The City of Chowchilla filed a petition for a Writ of Mandate Jan. 6 against California Department of Corrections and Rehabilitation for failure to comply with the California Environmental Quality Act in its decision to convert Valley State Prison for Women into a men's prison.
The conversion is part of the state's prison realignment plan, mandated by a federal court order to reduce the state inmate population in its 33 prisons to 137.5% of capacity by June 27, 2013.
The City of Chowchilla and other government agencies in Madera County believe the planned conversion will have a significant environmental impact on the community and region.
"The Chowchilla City Council feels it is imperative to take necessary steps to protect our community and our rural way of life from the state's planned prison conversion," said Chowchilla Mayor Janan Hebert. "It's unfortunate that we have to file papers in court in order to keep our neighborhoods secure but California Department of Corrections and Rehabilitation has left us with no other options."
The state's environmental review process was completed Dec. 5 with the filing of a Notice of Exemption.
"When the prison authorities were attempting to bring Valley State Prison for Women and Central California Women's Facility to Chowchilla back in the late '80s, they sold it to the community based on the difference between a male and female facility," said David Rogers, Madera County District 2 supervisor.
"In their own words, they stated that the inmate families would follow the male institution and typically do not follow the female institution. California Department of Corrections and Rehabilitation promised it would not be converted -- so much for promises from the state. This could completely change our way of life in Chowchilla.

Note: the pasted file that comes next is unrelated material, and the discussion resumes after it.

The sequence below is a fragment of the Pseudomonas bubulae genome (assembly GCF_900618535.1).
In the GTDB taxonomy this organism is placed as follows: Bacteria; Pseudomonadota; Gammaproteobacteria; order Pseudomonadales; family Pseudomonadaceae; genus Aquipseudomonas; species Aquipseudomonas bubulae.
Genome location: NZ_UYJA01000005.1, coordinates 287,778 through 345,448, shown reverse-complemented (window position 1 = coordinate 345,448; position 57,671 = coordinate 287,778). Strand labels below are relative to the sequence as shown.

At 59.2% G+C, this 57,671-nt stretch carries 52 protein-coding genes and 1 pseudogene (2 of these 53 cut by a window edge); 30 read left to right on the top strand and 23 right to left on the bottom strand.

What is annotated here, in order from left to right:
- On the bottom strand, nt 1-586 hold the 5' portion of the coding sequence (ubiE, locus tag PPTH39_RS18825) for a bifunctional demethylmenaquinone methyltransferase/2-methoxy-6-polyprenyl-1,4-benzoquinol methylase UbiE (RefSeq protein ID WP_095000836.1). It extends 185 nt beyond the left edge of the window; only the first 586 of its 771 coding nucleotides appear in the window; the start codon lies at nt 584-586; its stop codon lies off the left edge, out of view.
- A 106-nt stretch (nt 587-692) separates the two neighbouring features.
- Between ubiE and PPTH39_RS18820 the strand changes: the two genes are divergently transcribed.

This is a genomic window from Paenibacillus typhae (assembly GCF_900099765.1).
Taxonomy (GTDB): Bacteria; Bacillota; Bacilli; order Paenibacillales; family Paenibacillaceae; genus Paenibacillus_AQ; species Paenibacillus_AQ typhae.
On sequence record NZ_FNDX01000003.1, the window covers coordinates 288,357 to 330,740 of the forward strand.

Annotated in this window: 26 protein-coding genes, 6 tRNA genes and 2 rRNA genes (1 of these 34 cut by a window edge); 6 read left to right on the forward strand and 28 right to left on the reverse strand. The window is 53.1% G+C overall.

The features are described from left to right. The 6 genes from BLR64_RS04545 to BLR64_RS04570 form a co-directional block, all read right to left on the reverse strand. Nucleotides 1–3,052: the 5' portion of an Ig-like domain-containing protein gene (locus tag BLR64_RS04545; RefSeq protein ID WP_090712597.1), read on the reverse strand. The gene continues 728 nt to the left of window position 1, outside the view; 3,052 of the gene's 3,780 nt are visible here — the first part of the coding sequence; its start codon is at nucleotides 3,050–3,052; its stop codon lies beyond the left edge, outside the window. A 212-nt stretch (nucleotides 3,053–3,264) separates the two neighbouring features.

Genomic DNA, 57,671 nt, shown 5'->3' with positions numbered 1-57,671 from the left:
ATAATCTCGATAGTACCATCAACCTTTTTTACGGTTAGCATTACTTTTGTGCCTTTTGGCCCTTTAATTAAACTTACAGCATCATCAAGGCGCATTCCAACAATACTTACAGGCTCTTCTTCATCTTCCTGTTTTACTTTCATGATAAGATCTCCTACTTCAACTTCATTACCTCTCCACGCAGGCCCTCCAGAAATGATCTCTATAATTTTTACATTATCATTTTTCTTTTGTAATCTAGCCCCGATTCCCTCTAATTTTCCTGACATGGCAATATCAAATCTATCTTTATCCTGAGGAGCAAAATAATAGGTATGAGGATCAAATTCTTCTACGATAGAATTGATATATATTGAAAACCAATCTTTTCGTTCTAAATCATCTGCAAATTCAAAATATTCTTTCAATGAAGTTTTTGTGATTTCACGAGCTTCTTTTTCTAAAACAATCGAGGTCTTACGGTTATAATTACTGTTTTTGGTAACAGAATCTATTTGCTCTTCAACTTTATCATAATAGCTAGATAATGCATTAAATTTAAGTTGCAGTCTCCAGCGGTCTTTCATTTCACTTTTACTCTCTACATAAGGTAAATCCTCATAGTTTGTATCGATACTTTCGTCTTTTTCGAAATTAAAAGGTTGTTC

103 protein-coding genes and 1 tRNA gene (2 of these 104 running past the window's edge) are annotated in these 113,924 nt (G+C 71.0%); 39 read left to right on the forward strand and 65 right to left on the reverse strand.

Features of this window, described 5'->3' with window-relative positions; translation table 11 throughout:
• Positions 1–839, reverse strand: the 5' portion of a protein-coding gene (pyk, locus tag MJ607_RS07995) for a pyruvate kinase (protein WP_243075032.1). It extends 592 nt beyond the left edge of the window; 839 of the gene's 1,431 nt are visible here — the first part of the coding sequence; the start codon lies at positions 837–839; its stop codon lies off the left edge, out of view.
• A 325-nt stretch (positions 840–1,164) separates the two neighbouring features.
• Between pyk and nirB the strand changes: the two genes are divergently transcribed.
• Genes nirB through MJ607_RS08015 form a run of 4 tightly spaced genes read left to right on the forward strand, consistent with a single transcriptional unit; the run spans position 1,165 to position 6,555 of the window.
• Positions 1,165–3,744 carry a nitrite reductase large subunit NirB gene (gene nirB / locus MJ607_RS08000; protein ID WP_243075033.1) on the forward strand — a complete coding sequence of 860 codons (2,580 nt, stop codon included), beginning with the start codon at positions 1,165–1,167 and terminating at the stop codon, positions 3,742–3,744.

"The impacts would be felt county-wide in the drain on general fund dollars due to district attorney prosecutions inside the facility, law enforcement needs and the social services being overwhelmed.
"There is no study which indicates we are wrong in our assessment of the conversion and its potential impacts. We do not want to be a part of a big experiment that fails. Madera County is being asked to shoulder a burden that no other county is experiencing in realignment."
The prison conversion is scheduled to happen in phases and be completed by July, 2013.
According to a prepared statement from the state department last month, the conversion will help alleviate the adult male inmate overcrowding problem and avoid staff layoffs at the institution. Female inmates, 3,171 women in Chowchilla as of last month, will go across the road to the Central California Women's Facility and to the California Institution for Women in Corona.